Kay Gilliland

 

Kay Gilliland, 1928–2013
Tireless Leader for EQUITY in Mathematics Education

 
 


In October, 2013, we lost one of our most energetic, long-serving mathematics education teachers and leaders with the passing of Kay Gilliland. The many people she worked with will miss her, as will the countless students she served.

 
 

Kay embodied what we have all come to understand as equity and fairness in mathematics education. From the beginning of her teaching career until the end, she was determined that her students should experience the joy and satisfaction of knowing that mathematics was a subject they could master. They responded to her encouragement, warmth, and generosity, but mostly they knew she cared about each and every one of them.

Nancy Kreinberg

 

 

Kay Gilliland was born in England but grew up in Los Angeles. A scholarship to Mills College gave Kay Gilliland an extraordinary learning experience. The relationships among music, dance, art and mathematics, were opened up to her. Graduating in 1950, she first taught in Oakland USD at a school serving low-income students. Kay also taught students in Emeryville, CA, San Lorenzo, CA, Washington DC, and Hawaii.
 

The spark for mathematics really came with Bill Rupley’s class at the University of California, Berkeley. It made mathematics come alive for Kay Gilliland. Kay Gilliland was drawn by her mathematics experience in that class to volunteer to prepare her students for a Saturday Student Conference organized by AC3ME, the local CMC affiliate in the Bay Area. Soon she was serving on the AC3ME Board in various capacities and finally as vice president and president. Of course as president, the Student Mathematics Conference was especially important to her because she wanted this experience for all students and she knew that students who could not afford transportation could not attend on Saturdays. AC3ME agreed to hold the conference on a school day thereafter, and she persuaded the districts to use buses so every student was enabled to attend, not just those who could get there on Saturday.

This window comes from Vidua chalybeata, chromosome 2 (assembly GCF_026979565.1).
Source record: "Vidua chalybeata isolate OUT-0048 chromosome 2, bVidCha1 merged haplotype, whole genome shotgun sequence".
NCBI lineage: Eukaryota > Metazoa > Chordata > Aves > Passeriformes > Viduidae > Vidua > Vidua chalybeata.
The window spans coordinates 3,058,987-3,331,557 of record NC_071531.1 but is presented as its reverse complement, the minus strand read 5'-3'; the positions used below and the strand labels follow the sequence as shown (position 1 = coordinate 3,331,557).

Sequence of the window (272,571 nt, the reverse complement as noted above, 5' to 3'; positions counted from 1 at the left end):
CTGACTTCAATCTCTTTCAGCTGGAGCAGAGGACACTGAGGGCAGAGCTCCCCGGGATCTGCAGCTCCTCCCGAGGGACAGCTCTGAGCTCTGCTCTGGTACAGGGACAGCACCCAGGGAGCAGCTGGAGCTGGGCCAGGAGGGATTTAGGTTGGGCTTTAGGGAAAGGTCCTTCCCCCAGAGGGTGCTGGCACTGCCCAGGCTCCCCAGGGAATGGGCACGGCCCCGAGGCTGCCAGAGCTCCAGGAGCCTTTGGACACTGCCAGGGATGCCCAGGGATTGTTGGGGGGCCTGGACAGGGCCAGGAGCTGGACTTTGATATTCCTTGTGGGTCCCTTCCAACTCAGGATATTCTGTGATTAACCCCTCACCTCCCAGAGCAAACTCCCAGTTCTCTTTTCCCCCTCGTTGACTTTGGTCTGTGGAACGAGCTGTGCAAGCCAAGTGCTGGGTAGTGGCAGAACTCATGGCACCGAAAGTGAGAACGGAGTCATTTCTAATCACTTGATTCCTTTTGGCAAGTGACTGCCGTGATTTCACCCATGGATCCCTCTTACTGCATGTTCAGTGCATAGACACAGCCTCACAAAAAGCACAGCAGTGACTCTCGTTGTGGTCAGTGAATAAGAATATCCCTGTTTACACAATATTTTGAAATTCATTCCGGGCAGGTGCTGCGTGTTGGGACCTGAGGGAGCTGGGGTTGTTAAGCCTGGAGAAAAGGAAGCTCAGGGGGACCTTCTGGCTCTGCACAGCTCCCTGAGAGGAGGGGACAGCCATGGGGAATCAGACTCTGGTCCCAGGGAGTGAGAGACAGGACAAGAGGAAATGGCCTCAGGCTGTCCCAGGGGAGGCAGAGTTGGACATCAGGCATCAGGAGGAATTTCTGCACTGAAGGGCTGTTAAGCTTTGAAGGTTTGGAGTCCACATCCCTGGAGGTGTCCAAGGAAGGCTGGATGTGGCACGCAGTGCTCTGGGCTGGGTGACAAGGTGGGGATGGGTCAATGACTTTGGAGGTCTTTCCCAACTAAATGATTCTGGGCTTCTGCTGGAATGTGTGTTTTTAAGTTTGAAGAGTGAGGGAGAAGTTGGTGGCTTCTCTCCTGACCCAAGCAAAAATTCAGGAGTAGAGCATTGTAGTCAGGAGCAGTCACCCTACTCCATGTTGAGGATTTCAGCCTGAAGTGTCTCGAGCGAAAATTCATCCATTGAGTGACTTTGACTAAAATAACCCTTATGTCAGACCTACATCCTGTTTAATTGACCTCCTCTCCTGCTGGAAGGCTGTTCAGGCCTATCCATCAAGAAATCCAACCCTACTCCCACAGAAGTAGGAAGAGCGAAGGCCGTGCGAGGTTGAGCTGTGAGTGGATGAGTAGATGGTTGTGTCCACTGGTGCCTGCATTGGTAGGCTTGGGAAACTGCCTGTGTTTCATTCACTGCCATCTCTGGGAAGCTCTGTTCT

In 1983, the California legislature passed the Hughes-Hart Act. It included an outstanding course for mathematics specialists, Miller Math, and was based on the work of Bob Davis of the Madison Project, the work of Marilyn Burns, and others. Through this opportunity, Kay learned not only about mathematics and teacher education, but met many of the leaders in mathematics education.
 

When Kay was a teacher in Emeryville, in order to take advantage of funding then available for “Mentally Gifted Minors” she transported a group of her qualified students to the Lawrence Hall of Science every week. Making all the arrangements for this to happen was no easy feat. While these students were at the Hall, I was one of the fortunate UCB students who had the opportunity to work with them. I taught them to program in a language called PILOT. The students learned a lot and had a great time, but I was the primary beneficiary of this arrangement. When I saw the way Kay respected and believed in the potential of each child, and witnessed how she interacted with them, I was inspired to pursue teaching. Kay was a role model for me, as she was for so many others. I will always remember and cherish Kay for the many good times we shared over the years but especially for her grace and ongoing devotion to educating the underserved.

Rita Levinson

 

Continuing her determination to be prepared to improve opportunities in mathematics for underserved students, Kay took mathematics classes at California State University, Hayward. Professor John Hancock asked her to work with him on the CMC-N Mathematics Conference. She became vice president and program chair of this Asilomar Conference, working hard to make sure both conference attendees and speakers included people of color and those who taught in low-income schools.